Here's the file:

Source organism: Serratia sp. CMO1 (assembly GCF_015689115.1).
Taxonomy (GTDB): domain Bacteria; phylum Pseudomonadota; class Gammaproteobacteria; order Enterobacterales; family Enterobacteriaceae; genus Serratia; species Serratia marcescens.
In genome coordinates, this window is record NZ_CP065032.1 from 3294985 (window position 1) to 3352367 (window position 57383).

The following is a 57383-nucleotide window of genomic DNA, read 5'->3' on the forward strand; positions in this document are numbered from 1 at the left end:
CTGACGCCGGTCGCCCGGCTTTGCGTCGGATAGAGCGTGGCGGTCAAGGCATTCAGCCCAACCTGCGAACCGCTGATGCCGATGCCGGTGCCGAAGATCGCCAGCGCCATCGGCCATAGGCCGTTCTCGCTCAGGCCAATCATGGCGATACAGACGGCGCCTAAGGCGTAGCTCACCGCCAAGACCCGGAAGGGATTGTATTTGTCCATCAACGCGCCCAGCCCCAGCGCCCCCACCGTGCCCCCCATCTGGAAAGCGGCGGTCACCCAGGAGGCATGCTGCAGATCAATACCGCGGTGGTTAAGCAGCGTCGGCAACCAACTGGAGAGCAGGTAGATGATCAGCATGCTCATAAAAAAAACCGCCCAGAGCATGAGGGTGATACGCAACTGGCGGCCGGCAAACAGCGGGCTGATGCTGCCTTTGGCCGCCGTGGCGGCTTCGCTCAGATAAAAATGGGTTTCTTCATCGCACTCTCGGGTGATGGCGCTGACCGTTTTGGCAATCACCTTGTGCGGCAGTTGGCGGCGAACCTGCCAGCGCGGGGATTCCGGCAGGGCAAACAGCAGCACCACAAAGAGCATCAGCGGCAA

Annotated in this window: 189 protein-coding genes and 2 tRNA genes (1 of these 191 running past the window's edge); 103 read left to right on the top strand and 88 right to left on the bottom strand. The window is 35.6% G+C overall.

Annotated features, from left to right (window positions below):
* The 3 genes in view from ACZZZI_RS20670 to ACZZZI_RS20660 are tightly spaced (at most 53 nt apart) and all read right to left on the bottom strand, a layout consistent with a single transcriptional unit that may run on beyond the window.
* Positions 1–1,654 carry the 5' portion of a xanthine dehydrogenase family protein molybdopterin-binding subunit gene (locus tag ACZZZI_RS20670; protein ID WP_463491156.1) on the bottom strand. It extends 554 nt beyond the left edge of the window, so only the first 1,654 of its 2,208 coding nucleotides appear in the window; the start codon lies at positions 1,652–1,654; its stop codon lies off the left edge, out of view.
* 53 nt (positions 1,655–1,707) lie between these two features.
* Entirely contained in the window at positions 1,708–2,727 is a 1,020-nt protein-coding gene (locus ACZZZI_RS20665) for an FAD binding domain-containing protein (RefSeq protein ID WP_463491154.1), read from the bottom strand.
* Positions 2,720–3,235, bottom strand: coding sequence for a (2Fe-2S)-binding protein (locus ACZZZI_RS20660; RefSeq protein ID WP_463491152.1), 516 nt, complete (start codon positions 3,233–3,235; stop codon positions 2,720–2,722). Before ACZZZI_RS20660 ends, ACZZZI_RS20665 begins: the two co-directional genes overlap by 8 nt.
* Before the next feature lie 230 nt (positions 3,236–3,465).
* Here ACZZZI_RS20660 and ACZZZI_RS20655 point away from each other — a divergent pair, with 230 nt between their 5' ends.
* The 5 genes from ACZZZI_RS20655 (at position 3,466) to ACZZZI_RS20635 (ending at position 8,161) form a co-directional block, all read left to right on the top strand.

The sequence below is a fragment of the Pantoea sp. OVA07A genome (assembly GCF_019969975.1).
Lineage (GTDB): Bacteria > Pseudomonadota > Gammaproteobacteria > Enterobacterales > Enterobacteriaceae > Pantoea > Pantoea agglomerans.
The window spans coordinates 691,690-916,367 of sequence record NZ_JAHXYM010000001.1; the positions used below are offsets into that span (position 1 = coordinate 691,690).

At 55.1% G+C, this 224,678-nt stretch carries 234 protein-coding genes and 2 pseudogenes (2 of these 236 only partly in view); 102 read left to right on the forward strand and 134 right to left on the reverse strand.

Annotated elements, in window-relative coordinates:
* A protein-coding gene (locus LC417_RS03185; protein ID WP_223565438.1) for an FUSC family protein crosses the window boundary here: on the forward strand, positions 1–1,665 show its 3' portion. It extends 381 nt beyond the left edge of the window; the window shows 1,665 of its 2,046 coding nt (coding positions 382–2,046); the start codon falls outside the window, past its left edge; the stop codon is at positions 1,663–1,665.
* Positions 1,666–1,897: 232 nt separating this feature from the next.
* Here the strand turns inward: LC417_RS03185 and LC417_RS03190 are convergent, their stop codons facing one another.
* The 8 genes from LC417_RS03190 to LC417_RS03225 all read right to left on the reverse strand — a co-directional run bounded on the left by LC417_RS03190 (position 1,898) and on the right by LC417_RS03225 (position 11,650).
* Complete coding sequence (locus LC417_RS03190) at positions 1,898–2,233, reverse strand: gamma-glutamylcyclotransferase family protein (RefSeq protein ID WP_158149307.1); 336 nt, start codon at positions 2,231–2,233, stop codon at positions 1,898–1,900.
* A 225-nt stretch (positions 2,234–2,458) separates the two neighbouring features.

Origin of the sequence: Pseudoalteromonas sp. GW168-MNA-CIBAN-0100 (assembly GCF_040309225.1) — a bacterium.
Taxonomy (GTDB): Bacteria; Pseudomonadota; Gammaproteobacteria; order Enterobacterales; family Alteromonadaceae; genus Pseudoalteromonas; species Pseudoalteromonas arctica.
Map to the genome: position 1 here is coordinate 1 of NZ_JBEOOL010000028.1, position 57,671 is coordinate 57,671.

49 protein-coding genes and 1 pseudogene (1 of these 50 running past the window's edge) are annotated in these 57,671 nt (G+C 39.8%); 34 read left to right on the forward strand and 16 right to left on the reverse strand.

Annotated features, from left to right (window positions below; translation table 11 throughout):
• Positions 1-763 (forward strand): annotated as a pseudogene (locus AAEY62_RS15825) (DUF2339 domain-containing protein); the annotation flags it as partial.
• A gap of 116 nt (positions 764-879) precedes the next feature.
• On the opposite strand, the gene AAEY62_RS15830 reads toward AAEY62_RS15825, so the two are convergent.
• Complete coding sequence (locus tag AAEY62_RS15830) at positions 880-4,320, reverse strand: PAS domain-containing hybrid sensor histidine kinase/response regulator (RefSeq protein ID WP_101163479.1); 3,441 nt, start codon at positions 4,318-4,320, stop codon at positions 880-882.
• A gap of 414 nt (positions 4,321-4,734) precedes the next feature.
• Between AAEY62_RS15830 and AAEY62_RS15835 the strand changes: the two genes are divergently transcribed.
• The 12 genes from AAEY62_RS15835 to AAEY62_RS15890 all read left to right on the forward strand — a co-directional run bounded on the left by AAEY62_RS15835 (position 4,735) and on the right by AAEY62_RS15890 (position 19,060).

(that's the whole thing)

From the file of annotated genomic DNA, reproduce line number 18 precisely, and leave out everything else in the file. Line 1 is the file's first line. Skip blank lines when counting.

The window spans coordinates 691,690-916,367 of sequence record NZ_JAHXYM010000001.1; the positions used below are offsets into that span (position 1 = coordinate 691,690).